Archive for the ‘Waste Interventions’ Category

Rehearsing: just how far from implementation?

April 27, 2010

During the closing DAIM conference in February we showed videos of enacted and improvised design scenarios that were produced during the research project. In one of the videos a shop owner and his customers collaborate with waste professionals and designers to rehearse the future practice of a new in-shop waste handling service. In the conference we proposed that the general distance between a series of rehearsals and the implementation of new robust practices were perhaps not as great as expected. Design researchers in the audience raised the question if the video wasn’t merely documenting a momentary fantasy, a kind of spectacle for the case of the event, and hence very far from establishing a new robust practice. My colleagues and I argued that what took place in the shop had less to do with theatrical make-believe and more with staging the concrete aspirations of competent participants. The participants did not stage a fiction, but developed a fictive reality according to the present resources and constraints. It was about “making, not faking” as Victor Turner once described the efficacy of ritual and social drama. Granted, our research experiments with possible futures often remain exactly that: temporary experiments that lead to new knowledge, but seldom to implementable solutions here and now. But in this case I am delighted to report from the implementation of the in-shop waste handling service in question. See the images here.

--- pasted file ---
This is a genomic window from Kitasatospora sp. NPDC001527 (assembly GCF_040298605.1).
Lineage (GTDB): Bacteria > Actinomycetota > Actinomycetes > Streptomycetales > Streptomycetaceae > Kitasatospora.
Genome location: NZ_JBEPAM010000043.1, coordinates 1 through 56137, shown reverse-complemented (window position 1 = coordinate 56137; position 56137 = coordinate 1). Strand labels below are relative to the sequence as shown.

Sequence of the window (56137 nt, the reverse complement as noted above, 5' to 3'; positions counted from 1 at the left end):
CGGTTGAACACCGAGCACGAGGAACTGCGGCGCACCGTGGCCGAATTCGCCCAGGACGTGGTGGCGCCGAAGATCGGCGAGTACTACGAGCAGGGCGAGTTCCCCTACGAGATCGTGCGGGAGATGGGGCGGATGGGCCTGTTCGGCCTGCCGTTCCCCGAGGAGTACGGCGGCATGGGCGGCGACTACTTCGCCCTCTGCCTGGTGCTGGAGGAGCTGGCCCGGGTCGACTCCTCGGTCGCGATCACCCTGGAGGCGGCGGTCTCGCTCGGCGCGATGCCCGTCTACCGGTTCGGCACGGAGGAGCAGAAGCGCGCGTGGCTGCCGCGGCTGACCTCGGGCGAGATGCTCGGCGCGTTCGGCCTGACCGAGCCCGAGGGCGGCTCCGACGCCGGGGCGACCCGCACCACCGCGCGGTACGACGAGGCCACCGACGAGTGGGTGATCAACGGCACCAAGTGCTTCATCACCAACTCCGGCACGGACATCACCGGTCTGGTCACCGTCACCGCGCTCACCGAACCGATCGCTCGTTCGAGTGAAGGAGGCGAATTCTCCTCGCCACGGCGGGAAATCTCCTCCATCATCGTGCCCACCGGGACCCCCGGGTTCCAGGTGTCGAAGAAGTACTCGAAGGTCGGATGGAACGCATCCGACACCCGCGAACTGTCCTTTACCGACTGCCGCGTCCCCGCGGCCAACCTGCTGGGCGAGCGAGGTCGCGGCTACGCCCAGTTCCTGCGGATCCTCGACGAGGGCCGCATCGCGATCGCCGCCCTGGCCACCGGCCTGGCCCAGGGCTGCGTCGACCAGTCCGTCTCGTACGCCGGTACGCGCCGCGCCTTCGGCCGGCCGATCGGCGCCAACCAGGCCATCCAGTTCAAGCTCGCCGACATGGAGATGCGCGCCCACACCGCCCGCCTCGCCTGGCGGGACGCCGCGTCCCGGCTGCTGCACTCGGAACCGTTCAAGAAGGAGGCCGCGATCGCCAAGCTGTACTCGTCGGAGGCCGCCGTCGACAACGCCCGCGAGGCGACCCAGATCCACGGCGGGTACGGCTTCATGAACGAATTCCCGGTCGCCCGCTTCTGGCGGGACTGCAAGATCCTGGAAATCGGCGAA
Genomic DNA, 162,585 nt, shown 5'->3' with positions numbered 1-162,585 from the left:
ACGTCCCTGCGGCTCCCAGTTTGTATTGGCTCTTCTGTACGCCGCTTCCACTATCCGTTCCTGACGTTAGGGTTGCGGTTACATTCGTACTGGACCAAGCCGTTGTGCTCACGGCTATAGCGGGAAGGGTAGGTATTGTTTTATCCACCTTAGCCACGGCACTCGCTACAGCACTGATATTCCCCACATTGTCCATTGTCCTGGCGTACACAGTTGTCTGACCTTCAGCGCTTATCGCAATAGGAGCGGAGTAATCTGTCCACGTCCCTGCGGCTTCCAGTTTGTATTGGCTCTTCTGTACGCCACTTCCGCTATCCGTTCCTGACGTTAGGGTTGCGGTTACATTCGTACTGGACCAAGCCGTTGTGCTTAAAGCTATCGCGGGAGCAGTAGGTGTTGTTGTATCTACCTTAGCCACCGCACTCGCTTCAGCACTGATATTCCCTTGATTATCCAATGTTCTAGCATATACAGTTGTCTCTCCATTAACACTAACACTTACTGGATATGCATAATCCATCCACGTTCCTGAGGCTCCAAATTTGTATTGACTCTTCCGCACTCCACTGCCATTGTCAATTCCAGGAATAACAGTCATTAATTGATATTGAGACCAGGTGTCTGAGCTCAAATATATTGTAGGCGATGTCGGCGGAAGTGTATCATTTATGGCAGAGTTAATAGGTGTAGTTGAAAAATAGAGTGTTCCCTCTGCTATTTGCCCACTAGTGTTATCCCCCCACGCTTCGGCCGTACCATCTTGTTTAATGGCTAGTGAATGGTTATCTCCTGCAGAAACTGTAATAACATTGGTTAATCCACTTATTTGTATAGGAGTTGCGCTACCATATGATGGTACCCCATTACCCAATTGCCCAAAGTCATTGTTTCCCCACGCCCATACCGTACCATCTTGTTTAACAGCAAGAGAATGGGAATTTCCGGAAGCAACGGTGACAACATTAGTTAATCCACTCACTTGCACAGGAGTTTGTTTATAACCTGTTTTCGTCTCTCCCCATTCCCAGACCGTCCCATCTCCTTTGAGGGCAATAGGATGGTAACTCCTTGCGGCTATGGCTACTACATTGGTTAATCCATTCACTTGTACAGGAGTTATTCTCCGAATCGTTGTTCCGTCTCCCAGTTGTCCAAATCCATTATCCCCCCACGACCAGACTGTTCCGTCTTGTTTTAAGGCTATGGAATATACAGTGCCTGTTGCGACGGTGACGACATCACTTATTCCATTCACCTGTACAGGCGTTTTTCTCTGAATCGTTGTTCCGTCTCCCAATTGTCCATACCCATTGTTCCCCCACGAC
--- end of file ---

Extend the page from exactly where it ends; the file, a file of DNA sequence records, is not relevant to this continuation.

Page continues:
Rehearsing the Future, video

September 11, 2009

The DAIM pilot project on waste is now available in motion picture. The title of the movie is emblematic of our approach to user-driven innovation: it’s all about concrete encounters between participants who collectively articulate attractive visions and iteratively rehearse their futures.

Three foci in the landscape of waste

December 10, 2008

So far we have covered a lot of ground in the broad empirical investigation of waste handling and the various stakeholder positions through fieldwork and exploratory workshops. Right now we are in the process of narrowing down the scope of the pilot project to address three more focused design topics within the landscape of waste and identified opportunities. We at DKDS are working closely with Vestforbrænding in this narrowing, to ensure that the three design topics form a space of attractive opportunities for their future relations with municipalities, waste handling businesses and citizens. The three topics will frame our efforts in the last four months of the pilot project on waste. They work as invitations to municipalities and others to collaborate with Vestforbrænding and DAIM, and right now we are waiting and hoping they will generate positive responses.
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